Three San Mateo residents are pursuing a ballot initiative they believe can address the city’s housing needs without altering the existing density and character for the vast majority of the city’s neighborhoods.
The proposal by Rich Hedges, Nicole Fernandez and Alan Talansky aims to extend current voter-approved height limits for an additional 10 years for most neighborhoods, including those primarily populated by single-family homes, while allowing for “smart growth” development around the city’s three Caltrain stations. The initiative will also include provisions that remove barriers to affordable housing projects.
Today, the trio of citizens submitted a notice of intent to circulate a ballot initiative to the city clerk entitled, “City of San Mateo Neighborhood Protection/Housing Opportunity and Affordability Act.” The initiative requires signatures from 10 percent of San Mateo registered voters to qualify for the November ballot.
Hedges, a 50-year city resident and community advocate, called the initiative a “compromise measure that will protect our single-family neighborhoods and small-town feel, while also allowing the city to address our need for new housing.”
Distinct planning areas around Caltrain stations would allow elected council members and the community flexibility in exploring transit-centered development, according to proponents of the initiative. Height limits approved by San Mateo voters in 1991 and extended in 2004 are out of date, they argued, as the city has since grown by about 20,000 residents and become a magnet for businesses.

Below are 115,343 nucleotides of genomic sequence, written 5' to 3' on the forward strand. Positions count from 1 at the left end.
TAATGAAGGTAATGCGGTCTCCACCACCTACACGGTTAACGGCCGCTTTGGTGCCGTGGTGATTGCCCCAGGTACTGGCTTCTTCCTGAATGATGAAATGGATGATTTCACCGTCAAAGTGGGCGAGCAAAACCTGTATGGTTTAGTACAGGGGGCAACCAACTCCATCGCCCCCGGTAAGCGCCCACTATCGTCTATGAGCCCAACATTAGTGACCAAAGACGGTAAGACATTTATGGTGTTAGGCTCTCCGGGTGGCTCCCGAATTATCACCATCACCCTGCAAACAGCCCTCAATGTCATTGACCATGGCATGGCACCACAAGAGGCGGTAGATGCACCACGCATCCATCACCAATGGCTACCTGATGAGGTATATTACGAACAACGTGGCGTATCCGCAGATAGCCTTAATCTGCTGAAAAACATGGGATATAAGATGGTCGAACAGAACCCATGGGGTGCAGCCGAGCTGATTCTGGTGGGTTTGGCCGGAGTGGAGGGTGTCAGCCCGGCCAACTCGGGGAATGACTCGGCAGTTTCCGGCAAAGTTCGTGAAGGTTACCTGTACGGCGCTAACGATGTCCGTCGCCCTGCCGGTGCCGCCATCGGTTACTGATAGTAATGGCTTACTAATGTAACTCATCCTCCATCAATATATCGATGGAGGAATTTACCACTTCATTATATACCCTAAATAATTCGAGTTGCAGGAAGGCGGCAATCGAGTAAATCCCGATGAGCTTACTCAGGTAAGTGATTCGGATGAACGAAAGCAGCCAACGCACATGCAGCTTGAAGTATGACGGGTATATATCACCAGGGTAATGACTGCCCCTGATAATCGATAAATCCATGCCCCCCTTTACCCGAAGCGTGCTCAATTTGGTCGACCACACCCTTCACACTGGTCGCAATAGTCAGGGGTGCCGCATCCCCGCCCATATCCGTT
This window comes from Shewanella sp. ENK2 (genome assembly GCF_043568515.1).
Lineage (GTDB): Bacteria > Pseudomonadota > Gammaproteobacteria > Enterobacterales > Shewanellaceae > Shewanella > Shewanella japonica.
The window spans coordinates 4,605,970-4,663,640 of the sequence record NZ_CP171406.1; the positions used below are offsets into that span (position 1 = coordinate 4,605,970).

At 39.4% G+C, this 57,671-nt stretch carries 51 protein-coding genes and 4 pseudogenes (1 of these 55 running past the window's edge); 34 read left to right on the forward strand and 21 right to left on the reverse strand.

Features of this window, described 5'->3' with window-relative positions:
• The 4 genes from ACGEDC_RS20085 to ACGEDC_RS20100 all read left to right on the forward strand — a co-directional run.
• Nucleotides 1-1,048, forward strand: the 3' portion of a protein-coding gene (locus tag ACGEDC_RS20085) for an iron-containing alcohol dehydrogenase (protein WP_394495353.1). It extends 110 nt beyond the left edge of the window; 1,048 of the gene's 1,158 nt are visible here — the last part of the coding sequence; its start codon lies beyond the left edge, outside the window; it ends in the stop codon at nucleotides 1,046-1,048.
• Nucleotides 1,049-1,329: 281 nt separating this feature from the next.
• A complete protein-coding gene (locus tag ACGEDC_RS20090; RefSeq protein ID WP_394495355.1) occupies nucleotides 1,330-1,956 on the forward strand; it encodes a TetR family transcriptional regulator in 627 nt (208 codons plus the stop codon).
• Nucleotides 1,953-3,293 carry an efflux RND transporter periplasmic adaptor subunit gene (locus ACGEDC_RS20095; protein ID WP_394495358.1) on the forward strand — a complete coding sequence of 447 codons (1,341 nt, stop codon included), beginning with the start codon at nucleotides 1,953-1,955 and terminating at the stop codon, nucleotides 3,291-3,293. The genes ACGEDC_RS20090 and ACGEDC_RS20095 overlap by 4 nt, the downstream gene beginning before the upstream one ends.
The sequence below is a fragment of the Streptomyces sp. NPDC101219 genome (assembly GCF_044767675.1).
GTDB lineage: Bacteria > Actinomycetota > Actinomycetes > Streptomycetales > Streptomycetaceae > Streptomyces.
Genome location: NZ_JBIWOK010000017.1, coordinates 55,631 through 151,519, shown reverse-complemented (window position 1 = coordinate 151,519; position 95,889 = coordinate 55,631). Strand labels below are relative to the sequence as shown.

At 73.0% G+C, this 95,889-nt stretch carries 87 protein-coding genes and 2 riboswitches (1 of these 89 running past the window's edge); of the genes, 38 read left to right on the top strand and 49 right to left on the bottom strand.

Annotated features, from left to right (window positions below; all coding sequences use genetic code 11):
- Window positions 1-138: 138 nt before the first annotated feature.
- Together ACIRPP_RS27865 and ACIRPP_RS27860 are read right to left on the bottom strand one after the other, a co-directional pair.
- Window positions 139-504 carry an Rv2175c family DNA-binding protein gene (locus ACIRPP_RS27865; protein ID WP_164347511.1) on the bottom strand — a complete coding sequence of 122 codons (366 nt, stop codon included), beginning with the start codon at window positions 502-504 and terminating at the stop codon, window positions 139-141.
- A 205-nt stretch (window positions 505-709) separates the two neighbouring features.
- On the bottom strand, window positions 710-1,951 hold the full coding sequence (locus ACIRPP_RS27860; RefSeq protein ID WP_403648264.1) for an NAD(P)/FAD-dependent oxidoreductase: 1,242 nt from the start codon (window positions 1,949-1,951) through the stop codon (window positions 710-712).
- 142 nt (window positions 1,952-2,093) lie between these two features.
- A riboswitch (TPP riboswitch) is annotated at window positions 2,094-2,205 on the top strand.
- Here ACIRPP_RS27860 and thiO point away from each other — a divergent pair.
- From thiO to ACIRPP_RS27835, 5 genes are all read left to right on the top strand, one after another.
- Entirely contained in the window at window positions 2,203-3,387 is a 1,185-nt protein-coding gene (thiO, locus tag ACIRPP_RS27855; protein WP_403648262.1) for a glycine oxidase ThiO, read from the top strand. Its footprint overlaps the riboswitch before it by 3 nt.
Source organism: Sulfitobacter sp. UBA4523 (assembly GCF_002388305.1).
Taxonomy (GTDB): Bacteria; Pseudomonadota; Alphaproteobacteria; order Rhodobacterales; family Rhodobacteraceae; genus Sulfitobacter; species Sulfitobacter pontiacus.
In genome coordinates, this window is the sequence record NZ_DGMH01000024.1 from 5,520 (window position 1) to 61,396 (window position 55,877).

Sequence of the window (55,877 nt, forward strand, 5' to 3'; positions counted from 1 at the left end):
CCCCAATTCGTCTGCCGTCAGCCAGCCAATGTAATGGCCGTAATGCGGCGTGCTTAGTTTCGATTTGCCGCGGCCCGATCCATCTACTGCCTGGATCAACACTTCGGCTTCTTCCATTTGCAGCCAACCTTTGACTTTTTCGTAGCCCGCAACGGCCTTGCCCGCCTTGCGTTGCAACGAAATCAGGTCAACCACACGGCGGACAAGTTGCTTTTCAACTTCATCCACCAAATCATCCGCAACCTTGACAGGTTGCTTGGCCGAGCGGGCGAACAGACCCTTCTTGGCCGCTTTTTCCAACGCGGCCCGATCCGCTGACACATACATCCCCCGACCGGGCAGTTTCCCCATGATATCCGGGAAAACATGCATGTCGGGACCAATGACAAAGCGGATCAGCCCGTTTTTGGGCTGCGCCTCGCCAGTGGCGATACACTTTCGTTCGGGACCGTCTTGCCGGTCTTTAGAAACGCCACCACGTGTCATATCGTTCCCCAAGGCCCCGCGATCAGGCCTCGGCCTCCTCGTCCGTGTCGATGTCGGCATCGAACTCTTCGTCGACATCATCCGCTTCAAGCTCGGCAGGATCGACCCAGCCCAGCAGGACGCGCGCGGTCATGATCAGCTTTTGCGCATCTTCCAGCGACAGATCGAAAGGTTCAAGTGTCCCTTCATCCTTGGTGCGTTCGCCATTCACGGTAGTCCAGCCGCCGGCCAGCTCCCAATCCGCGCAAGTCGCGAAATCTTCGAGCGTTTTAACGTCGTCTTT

“This initiative is critical to our city’s ability to address the housing crisis, traffic congestion, and impacts on greenhouse gas and climate change,” Hedges said.
The citizen-driven effort has drawn support from San Mateo-based Housing Leadership Council (HLC), which states council members and the voters who elect them should have the ability to change restrictive zoning to meet housing demand.
“We need thousands of homes now to meet our current needs, and that does not include the babies being born today or the new people moving in to work in this thriving community,” said HLC Executive Director Evelyn Stivers. “Without addressing the exclusionary height restrictions of our past, the City will continue to contribute to terrible traffic on 92 and 101, displacement throughout the region, and rising homelessness.”
Should the initiative qualify for the November ballot, it would go up against a competing measure that seeks to extend Measure P height and density limits for all the city, including transit corridors.
Photo Credit: City of San Mateo